Wednesday, 9 May 2007

La Cimbali, 5,000 shoes and a new cafe

Well, I must say I am bowled over by all the comments and feedback I have received. It’s great to read so many positive, happy memories of DKD. It really was, in my opinion, the start of something new and a way of doing something outside the corporate-style culture that was becoming so pervasive at the time. I’ve been having a think about what to write about next, there are so many stories from DKD, as well as general coffee yarns. I know many people are itching to hear what the name DKD stood for – and yes, I did once say it stood for Decadence Kills Depression during a TV interview on Kaleidoscope, but I’d be misleading you if I said that was the true meaning. Still – I’ll save that one and start with the story behind something that was the heart of DKD – the gold and chrome La Cimbali Un Cimbalino two group machine.

When I was 13 or 14 I used to hang out in an Italian restaurant (the name escapes me at the moment – thoughts?) on Victoria Street. It featured the spectacular La Cimbali machine, which dated from the mid 1950s. Years later, when I was thinking about starting a cafe, I wondered what had happened to it. Turns out it was sitting in a shed – no longer working. I decided to buy it from Atillo, one of the owners for the princely sum of $400.

Of course, having a broken-down coffee machine in New Zealand in that time was far more of a problem than it is now – there were no repair guys, and I wasn’t engineering-minded. DKD didn’t open for around 15 months after I bought it, so we had a bit of time to use the trial-and-error technique to get it working. It really was a work-of-art, an extraordinary thing, and once I had bought that machine, the cafe just had to happen.

I had no money at the time, but there was a real subculture running in Auckland, and I was part of that. Ken Neale was a men’s outfitter with a shop at the Cook Street markets – dealing in 40s and 50s clothes. At one stage he lived in the old Hat Factory in High Street – back then it was pretty much illegal to live in the central city, but plenty of people did it and installed showers and kitchens to make them liveable. Ken then took over the lease of the space that was to become DKDs. It had been vacant since the 1920s and was owned by Amalgamated Cinemas, which owned the Civic.

The first time I went into the space it was filled with shoes – 2,500 pairs of, what I think, were ex-Navy shoes. Quite amazing. They were lined up in sizes throughout the whole place. Ken was thinking of living there, and was only paying $12 a week rent. We got the space off him, and because the rent could only go up a maximum of something like 10% a year, meant that after DKD was open for 10 years we were still only paying something like $90 a week.

It took a bit of talking to get the boss of Amalgamated Cinemas Joe Moodabe to agree, but he finally did. I can see why he was a little concerned. From the cafe you could get into the Civic, go through a trapdoor into the old boxes, and even get through the bowels of the building and see into the old Wintergarden kitchens – which were under a metre of water, flooded by the river that runs under the theatre.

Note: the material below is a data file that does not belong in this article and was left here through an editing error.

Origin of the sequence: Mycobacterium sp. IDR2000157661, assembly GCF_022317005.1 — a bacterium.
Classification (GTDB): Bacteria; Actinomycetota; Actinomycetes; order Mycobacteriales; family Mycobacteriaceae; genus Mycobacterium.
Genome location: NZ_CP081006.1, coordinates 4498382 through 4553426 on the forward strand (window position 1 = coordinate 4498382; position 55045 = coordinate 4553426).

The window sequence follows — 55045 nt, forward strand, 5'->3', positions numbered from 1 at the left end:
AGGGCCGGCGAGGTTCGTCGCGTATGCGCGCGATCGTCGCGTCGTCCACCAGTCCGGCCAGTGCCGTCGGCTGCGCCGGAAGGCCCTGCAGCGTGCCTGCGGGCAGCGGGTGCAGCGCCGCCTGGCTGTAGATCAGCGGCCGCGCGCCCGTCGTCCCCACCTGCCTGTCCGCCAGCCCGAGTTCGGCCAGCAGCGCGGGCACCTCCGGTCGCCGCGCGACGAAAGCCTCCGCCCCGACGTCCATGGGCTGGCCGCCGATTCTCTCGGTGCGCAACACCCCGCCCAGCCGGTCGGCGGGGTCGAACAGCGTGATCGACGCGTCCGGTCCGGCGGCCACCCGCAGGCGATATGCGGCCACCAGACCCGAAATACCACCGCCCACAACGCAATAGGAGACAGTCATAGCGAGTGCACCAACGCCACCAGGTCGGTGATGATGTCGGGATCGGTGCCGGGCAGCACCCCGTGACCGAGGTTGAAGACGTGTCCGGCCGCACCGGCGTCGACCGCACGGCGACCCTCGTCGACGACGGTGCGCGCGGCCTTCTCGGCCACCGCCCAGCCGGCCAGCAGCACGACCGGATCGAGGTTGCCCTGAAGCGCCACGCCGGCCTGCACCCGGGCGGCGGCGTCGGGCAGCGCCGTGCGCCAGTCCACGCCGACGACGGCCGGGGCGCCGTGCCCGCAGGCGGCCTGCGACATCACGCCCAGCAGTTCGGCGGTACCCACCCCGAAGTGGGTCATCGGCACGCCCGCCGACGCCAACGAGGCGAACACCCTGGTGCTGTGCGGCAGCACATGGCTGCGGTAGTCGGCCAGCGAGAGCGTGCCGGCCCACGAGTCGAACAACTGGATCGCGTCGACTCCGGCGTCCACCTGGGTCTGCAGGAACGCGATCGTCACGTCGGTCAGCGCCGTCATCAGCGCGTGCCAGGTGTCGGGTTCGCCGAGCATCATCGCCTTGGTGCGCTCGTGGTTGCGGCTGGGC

It took nine months to prepare the space, some plastering lessons so we could fill in the holes, dozens of trips to junk shops to get the Formica tables and chairs we needed.

We also painted it 25 different shades of blue, but this was what made DKD what it was.

OK, better sign off, hope that bought back a few memories. I’m pretty keen to talk about our original coffee blends and the changing palate of coffee drinkers in New Zealand, but that will have to wait. Cheers.

3 comments:

Gregory said...

Crikey. Where did the shoes go?

Having shared futon-space in some brilliant inner-city flat-hyphen-indoor-bmx-parks with a few other guys over the years, I do miss that SuperBoHo "living in illegal digs in the city" thing. But best of all the feelings was the "quiet earth" adventure/headspace you'd have when discovering old / walled up / condemned places on dead weekends (thanks to a few tips from paper versions of the likes of http://www.infiltration.org/).

But where did all the shoes go?
Did you ever nick anything from inside the Civic?
See any ghosts?
And who fixed the La Cimbali for you?

Derek said...

Hi Gregory,

To be honest I never asked what happened to the shoes but Ken had storage sheds/places all over. Eventually I’m sure he would have sold them.

No we never nicked anything from the Civic but we did wander around inside after hours and sometimes sneak in and watch a film. The old-school managers of the Civic were quite wary of us but we eventually became friends. One night very late we smelt smoke in the lightwell, climbed down 3 stories and discovered a fire in the couch of the smoko room, which we put out thereby saving the Civic.

Their were funny feelings late at night and strange noises from the bottom of the lightwell. We did feel often some sort of presence(could have been our state of mind?)

We fixed the Cimbali ourselves, no one really knew anything about espresso machines. WSe had friends who were good with cars, and knew a crazy electrician (Twink.L.Toes) who all put their 5 cents worth in.

Anonymous said...

"Did you ever nick anything from inside the Civic?"

Well I did. When I was a teen I snuck into the old stairwell that later became the main entrance to DKD. I was amazed at all the old movie posters that were glued to the concrete walls; and even more amazed to discover that if I was really really careful I could peel them right off. So I did.

I can't recall when I actually did this, so my apologies if they were Ken Neal's decorations, or the DKD's. I had presumed they were plastered up by the Civic projectionists. It was only a few years later I discovered DKD and thought "Hmmmm??"

~ Nick D'Angelo